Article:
Russell Shorto is the author of Amsterdam: A History of the World’s Most Liberal City. This piece originally appeared at Zocalo Public Square.

TIME eastern Ukraine

Ukrainian Pilots Missing After 2 Jets Shot Down in East

Two Ukrainian military jets shot down
Sergey Popsuevich—EPA A file picture dated September 17, 2007 shows Ukrainian Su-25 attack planes during manoeuvres at the landfill in Rovno, Ukraine. Pro-Russian separatists have shot down two Ukrainian military jets in the east of the country, Defence Ministry spokesman Oleksiy Dmytrashkivskiy said on July 23, 2014.

Both pilots ejected safely but their whereabouts are unknown

Pro-Russia separatist rebels shot down two Ukrainian military planes over eastern Ukraine Wednesday, a spokesperson for Ukraine’s National Defense and Security Council told TIME. Both pilots ejected from their aircraft but remain missing.

An aide to separatist leader Alexander Borodai, told CNN that the two jets had been shot down by rebel fighters using a shoulder-fired missile system. However, Yarema Dukh, the Council’s press secretary, says that the jets were shot down from an altitude of 17,000 feet, an altitude she says is too high for those systems to reach. The aircrafts’ altitude, Dukh says, is instead a sign that “the planes may have been shot down by another plane.”

On top of that, though, it’s widely believed that Malaysia Airlines Flight 17, a Boeing 777 which crashed in eastern Ukraine on July 17, was shot down by a surface-to-air missile, which most likely originated from rebel-controlled territory. Flight 17 was traveling at 33,000 feet at the time of the suspected shoot-down — much higher than the Ukrainian jets.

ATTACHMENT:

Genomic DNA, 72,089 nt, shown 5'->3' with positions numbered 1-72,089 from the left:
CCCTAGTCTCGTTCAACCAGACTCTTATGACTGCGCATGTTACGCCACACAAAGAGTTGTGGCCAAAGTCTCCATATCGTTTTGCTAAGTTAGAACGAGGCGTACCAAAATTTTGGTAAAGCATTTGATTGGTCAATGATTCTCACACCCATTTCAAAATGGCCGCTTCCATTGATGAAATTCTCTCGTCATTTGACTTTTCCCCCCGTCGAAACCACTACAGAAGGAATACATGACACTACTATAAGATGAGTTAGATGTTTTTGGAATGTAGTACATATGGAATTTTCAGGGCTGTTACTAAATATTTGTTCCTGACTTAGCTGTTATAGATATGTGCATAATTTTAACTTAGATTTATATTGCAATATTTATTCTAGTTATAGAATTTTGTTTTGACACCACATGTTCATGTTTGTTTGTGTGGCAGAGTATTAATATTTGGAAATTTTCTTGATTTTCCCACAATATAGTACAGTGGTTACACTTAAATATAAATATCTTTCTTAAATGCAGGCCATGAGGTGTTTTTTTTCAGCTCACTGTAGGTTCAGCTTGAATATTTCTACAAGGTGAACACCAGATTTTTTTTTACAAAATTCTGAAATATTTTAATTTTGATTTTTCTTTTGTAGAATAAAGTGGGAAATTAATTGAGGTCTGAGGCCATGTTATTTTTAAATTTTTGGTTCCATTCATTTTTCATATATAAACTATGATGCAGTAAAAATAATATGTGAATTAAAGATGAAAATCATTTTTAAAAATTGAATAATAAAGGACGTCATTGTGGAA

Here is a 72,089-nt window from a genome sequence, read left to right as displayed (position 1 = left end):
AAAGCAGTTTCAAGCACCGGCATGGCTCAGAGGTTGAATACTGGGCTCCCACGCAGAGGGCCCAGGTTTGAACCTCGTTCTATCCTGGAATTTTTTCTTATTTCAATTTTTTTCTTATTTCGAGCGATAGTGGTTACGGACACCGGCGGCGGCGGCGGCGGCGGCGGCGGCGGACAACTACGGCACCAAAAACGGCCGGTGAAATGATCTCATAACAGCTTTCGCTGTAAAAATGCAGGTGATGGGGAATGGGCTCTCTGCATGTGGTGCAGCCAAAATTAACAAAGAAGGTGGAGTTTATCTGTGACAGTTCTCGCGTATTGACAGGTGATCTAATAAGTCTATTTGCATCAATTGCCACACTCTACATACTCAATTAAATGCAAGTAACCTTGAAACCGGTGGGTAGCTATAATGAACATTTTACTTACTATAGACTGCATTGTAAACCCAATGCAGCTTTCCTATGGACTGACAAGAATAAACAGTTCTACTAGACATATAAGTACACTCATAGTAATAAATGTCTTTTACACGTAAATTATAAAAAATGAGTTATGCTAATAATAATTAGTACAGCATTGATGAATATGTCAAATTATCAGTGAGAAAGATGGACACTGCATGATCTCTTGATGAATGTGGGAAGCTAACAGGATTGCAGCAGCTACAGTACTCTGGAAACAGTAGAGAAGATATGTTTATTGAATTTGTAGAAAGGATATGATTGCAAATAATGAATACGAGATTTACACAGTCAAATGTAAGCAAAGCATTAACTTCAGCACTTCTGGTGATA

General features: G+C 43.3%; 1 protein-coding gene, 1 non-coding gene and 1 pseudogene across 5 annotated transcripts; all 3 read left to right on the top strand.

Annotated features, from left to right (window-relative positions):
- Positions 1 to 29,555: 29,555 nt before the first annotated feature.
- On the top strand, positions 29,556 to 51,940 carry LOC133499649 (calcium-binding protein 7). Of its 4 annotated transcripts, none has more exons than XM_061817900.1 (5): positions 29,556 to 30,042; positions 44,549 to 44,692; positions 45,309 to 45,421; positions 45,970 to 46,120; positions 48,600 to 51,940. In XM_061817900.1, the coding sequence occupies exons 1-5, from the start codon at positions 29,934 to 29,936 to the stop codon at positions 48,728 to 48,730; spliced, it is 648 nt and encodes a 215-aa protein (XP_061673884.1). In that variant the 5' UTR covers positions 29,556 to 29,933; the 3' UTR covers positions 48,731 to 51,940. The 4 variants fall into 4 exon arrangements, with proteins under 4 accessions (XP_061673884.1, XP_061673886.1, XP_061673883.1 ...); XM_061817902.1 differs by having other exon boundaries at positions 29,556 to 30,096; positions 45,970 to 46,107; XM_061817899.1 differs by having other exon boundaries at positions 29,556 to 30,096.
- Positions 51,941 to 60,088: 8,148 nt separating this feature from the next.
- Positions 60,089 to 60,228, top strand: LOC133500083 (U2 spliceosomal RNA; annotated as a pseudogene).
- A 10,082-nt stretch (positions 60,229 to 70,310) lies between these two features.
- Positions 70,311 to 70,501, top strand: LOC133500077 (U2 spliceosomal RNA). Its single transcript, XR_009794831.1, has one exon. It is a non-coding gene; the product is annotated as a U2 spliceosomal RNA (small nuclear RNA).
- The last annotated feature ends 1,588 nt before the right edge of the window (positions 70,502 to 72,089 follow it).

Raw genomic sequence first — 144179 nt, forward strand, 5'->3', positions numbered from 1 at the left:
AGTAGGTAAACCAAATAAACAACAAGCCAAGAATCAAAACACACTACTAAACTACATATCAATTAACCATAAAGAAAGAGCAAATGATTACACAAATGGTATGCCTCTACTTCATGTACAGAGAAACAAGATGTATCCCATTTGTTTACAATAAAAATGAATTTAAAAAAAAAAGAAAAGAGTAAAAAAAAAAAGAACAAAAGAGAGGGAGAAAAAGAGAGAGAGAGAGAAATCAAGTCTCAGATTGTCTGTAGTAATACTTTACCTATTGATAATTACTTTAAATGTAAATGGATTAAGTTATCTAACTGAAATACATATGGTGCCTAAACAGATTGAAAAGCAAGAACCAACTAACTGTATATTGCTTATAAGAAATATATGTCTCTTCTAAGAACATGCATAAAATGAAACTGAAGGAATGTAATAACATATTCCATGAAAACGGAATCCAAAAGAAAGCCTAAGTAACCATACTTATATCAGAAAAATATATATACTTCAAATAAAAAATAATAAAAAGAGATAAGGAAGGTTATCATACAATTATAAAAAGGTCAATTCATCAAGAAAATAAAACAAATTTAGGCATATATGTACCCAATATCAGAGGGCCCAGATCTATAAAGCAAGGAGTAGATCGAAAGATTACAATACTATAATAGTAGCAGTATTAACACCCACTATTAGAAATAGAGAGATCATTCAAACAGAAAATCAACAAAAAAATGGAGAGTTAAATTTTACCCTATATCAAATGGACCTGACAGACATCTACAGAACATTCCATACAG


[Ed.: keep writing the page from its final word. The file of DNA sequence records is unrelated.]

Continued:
The two jets shot down Wednesday, both Soviet-built Sukhoi Su-25 attack aircraft, were among four fighter planes returning to base after supporting Ukrainian government forces along the Russia-Ukraine border, the Council said in a press conference Wednesday. They were hit over the Savur Mogila area close to the border around 1:30 p.m. local time.

The Ukrainian aircraft were flying in the same area as where Flight 17 crashed, killing all 298 people on board. On Wednesday, 40 of the 200 MH17 passengers’ bodies thus far recovered arrived in the Netherlands for identification. The flight’s two black boxes also safely reached investigators in Britain Wednesday.

In the days before the MH17 disaster, a Ukrainian An-26 transport plane and another Su-25 jet were also shot down. A second Su-25 was fired upon, but the pilot managed to land his plane with minimal damage.

TIME Flight MH17

Ukraine Says 2 Military Jets Shot Down Over East

As UK investigators began analysis of MH17 black boxes, and the bodies of Dutch victims were flown home

Ukraine said that two of its fighter jets were shot down Wednesday over eastern Ukraine, the Associated Press reports, less than a week after a passenger jet was downed in the same region. The news came as the two black boxes from the downed MH17 jet arrived in Britain and 40 of the recovered 200 bodies were being flown to the Netherlands.

The Ukrainian Defense Ministry said in a statement Wednesday that two of its military fighter jets were downed over eastern Ukraine. The two jets, both Sukhoi-25 planes, were shot down at 1:30pm local time over the Savur Mogila area. It is not yet known whether those on board have survived. A spokesperson for the ministry said the planes could have been carrying up to two people each.

Whilst the Ukrainian government tries to ascertain what has happened, the U.K. Air Accidents Investigation Branch has begun to investigate the two flight recorders from flight MH17, the BBC reports, which were handed over to Malaysian experts by Ukrainian rebels late Monday.